This is where $hit got real. Originally the Android app had a fixed orientation and a photo as the background. We wanted to be able to throw out the money in a real world environment. What if you could spin in your office chair making it rain? That would mean the money stays fixed in location so once you do a full turn it will still be waiting for you in the same spot. Hellz yeah.
First thing first, how do we get the phone orientation data? To do this we use two phone sensors, the magnetic field for orientation and the accelerometer for gravity. It turns out getting this information isn’t very hard, it just takes a slight bang of the head against a keyboard.
float  rotationMatrix = new float;
SensorManager.getRotationMatrix(rotationMatrix, null, gravity,geomag);
float angleMat = new float;
SensorManager.remapCoordinateSystem(rotationMatrix, SensorManager.AXIS_Y, SensorManager.AXIS_MINUS_X, angleMat);
Sweet so now we have everything we need to know to orient the camera in relation to the bills.
For video input in OpenGL we built off of Qualcomm’s Vuforia API. Originally we were interested in utilizing some of the marker tracking capabilities, and still might in the future, but for now, Vuforia serves an easy way to interface with the camera settings in an OpenGL environment.
The first Android prototype used Bezier curves to calculate a path from the bill stack, out into the world. A series of control points would be generated based on the velocity and angle of the bill swipe. It would then find a path like this! Damn that was cool. It quickly became apparent, however, that this method would turn into a clusterf#@k for more complex movement, a.k.a. it just wouldn’t be scalable.
The final implementation ended up being pretty simple using gravity and air resistance, acting on a specific bill’s orientation matrix we captured when the bill was flung.
bill->m_velocity += GRAVITY * seconds;
if (bill->m_liftSpeed > 0.0f)
bill->m_velocity += bill->m_liftVector * bill->m_liftSpeed * seconds;
bill->m_liftSpeed += bill->m_liftAcceleration * seconds;
We know which way is up in relation to the bill from the sensor data; no matter at what orientation you hold the phone, the bill always falls directly towards Earth’s liquid hot mag-ma core. We also know what angle of elevation you are holding the phone. If you hold the phone up above you, the bills fan out in a cone around you and fall quickly. If the phone is more level then the bills shoot out with some lift, and then continue down the path of self-immolation (fire graphics not included).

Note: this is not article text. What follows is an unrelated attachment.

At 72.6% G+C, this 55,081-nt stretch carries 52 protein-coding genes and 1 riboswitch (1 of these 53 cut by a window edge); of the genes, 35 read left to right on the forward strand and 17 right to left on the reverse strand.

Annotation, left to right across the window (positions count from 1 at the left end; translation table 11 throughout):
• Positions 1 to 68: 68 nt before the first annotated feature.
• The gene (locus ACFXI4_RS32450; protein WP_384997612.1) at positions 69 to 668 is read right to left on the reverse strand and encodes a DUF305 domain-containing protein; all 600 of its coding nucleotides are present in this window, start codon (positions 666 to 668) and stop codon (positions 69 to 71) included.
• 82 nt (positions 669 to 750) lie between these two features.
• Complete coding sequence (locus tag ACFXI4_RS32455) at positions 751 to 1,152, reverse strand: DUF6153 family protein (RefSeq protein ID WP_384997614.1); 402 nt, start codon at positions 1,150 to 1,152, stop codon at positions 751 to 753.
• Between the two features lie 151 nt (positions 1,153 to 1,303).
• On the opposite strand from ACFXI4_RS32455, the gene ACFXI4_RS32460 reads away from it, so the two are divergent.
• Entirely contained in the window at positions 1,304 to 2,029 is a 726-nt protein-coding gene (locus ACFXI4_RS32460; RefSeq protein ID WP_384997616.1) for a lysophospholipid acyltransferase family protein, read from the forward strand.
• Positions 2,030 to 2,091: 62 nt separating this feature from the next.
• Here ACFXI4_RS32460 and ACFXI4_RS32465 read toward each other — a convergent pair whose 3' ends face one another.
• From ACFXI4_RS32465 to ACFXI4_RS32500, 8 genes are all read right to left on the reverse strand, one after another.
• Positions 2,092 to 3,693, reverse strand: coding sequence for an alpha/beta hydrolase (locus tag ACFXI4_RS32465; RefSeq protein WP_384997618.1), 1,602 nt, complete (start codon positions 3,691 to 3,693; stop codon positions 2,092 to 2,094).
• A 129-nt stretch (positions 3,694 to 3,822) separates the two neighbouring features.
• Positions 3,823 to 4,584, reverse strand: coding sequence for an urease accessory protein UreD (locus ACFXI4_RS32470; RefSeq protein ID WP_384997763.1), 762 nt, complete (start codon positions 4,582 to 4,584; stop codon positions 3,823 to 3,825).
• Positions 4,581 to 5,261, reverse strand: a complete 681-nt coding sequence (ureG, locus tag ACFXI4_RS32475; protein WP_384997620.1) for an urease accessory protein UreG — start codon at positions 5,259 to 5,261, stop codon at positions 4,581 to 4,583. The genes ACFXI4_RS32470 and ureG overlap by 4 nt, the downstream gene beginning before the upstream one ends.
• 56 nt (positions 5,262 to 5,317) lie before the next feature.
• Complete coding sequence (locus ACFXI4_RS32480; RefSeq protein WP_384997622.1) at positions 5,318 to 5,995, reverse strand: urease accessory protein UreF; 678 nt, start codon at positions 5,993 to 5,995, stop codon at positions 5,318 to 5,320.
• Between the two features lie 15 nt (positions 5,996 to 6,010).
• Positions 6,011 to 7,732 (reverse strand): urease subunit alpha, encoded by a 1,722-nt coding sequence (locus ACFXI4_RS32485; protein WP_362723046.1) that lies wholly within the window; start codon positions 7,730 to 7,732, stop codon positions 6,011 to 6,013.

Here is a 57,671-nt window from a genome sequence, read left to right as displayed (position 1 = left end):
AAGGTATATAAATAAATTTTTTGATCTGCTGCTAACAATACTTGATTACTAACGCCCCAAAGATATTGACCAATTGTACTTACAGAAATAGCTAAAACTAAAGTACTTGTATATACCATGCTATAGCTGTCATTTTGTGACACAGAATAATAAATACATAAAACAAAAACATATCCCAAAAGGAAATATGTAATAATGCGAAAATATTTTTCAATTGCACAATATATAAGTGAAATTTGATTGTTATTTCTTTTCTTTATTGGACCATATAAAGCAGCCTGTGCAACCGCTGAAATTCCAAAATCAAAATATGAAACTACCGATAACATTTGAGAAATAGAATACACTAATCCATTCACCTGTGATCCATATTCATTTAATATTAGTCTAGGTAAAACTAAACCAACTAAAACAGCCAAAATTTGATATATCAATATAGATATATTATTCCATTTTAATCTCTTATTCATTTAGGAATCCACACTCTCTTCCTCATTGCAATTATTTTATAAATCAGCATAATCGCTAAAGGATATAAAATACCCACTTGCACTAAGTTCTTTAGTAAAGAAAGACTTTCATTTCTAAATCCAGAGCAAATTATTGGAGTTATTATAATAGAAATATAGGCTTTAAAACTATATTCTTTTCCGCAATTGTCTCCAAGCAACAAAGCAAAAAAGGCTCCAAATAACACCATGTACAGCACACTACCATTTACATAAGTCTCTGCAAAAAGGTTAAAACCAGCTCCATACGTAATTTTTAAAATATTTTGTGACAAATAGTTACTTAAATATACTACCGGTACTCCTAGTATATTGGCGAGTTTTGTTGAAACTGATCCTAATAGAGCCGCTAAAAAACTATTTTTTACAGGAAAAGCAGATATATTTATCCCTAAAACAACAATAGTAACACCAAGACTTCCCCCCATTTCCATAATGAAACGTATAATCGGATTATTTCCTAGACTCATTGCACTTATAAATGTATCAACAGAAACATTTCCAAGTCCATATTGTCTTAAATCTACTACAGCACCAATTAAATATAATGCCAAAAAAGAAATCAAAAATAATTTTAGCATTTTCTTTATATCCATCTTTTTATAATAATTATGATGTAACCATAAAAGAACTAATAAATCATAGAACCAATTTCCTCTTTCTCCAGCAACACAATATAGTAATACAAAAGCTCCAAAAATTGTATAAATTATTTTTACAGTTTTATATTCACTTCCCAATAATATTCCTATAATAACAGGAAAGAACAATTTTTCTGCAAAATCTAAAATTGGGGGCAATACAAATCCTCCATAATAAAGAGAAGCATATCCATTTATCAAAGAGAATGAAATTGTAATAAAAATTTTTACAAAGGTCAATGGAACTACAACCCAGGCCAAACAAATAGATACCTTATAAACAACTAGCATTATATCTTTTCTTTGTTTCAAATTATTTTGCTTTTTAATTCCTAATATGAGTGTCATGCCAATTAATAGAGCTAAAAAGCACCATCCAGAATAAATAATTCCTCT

Another hurdle was computing bill orientation along the path on the fly. There can be an infinite number of normals to a path in 3D. After doing some research online, it was decided the age old language of calculus had to be spoken. The orientation down the path (the tangent) is just the derivative of the positions. The path normal is the derivative of that orientation. Since the orientation vector was computed by subtracting the current position from the previous position, the path normal was computed by subtracting the current orientation vector from the previous orientation vector. It looks something like this:
m_billDirection = m_pos - m_posPrev;
m_billNormal = b_billDirection - m_billDirectionPrev;
And then Quaternions (yes, Quaternion. “Hey kids, Quaternion is out sick today because he’s busy being smothered in beautiful women with that name” anyway…) were computed from all of this to smoothly interpolate the bill orientations in 3D as they were flying through the air. The bill orientation Quaternion was computed at some regular rate so the newly sampled orientation was interpolated towards from the previously sampled Quaternion. This way, if there were any sharp path direction changes, the bills would never abruptly snap to a different direction, which would look like money with Tourettes (no offense to those who have the syndrome, just trying to paint a politically incorrect picture).